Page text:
The rate of return given the minimal effort makes this a solid keeper in the basics section of my recipe box. That said, I do think that the measure of red pepper flakes called for is too much, as the harsh heat overpowered the mellow sweetness of the onion and tasted out of sync with the wine and sugar. Next time I’ll use half the amount recommended as a start.

I love onions and I am always happy to find cooked onions in my fridge. I have actually been known to freeze cooked onions to use later on in omelets and these prove no exception.

I used a Negroamaro wine. They were delicious. A teaspoon is a lot of red pepper flakes and I would definitely cut that back next time. Also, in an effort to cut back on sugar, I would probably cut that back a bit next time as well. Not sure it needed all of it. These were delicious with a mix of sweetness and heat and would be perfect in all of the ways suggested. Mine are in the fridge waiting to top some burgers.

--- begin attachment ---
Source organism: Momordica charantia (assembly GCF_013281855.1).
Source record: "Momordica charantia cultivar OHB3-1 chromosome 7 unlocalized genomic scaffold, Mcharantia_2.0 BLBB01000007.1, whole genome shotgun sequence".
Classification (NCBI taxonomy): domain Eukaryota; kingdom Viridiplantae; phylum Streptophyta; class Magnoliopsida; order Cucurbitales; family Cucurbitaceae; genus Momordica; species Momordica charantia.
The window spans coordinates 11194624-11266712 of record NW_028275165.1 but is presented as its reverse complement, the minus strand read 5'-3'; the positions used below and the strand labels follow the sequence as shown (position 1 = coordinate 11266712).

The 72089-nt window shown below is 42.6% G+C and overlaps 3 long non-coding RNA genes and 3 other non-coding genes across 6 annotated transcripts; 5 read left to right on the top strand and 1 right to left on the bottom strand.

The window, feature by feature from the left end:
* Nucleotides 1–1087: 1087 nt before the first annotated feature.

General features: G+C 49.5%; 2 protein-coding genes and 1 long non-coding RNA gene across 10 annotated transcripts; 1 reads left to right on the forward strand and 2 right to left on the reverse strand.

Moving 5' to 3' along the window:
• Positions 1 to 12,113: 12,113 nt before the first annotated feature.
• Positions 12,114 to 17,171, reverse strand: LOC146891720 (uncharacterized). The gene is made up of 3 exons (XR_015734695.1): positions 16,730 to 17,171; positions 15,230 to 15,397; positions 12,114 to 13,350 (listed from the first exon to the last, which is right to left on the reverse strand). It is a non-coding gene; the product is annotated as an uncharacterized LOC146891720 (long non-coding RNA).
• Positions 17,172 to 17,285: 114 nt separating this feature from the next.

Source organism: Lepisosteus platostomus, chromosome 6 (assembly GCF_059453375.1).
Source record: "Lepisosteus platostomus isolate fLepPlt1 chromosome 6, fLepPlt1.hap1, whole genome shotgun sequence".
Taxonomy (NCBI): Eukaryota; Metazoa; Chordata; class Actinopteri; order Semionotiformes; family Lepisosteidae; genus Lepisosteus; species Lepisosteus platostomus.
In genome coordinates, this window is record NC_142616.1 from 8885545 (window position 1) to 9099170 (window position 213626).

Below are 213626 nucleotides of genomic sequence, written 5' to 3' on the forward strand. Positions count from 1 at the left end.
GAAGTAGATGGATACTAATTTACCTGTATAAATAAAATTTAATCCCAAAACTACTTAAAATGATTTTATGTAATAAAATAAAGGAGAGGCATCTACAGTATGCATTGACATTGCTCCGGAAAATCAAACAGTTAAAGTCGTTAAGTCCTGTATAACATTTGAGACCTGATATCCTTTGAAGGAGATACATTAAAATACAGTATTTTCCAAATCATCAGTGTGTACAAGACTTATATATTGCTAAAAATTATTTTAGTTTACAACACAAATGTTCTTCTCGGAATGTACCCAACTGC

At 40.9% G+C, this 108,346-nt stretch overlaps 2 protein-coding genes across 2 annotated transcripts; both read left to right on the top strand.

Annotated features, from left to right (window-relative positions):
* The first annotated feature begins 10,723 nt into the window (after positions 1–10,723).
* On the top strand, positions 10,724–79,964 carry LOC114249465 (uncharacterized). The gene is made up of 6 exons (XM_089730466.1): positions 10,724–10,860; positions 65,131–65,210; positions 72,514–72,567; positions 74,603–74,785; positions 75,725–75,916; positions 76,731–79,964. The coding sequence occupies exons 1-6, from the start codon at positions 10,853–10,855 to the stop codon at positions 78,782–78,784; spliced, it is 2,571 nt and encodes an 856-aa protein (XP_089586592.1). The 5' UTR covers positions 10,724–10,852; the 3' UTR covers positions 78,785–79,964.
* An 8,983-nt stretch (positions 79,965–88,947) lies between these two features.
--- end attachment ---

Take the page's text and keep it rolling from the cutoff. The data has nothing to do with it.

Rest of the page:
About David Leite

I count myself lucky to have received three James Beard Awards for my writing as well as for Leite’s Culinaria. My work has also appeared in The New York Times, Martha Stewart Living, Saveur, Bon Appétit, Gourmet, Food & Wine, Yankee, Los Angeles Times, Chicago Tribune, The Washington Post, and more.

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  1. I’m drooling at the thought of all the wonderful ways to use these onions!

    Secondly, congratulations on your 30th VD with The One. But he’s off celebrating his retirement in Uruguay, and you’re home in Connecticut? REALLY? What’s wrong with this picture? Just sayin’!

    Blessings to you both, from Alberta, Canada ? ??

    1. Terry, the onions are killer. You must make them. And thanks for the warm wishes. Yes, yes, I should be with him. But there were some obligations I had at home (my mom is elderly), and we just got a new furbaby, Georgie.

      A tuxedo cat on a red blanet with small black paw prints.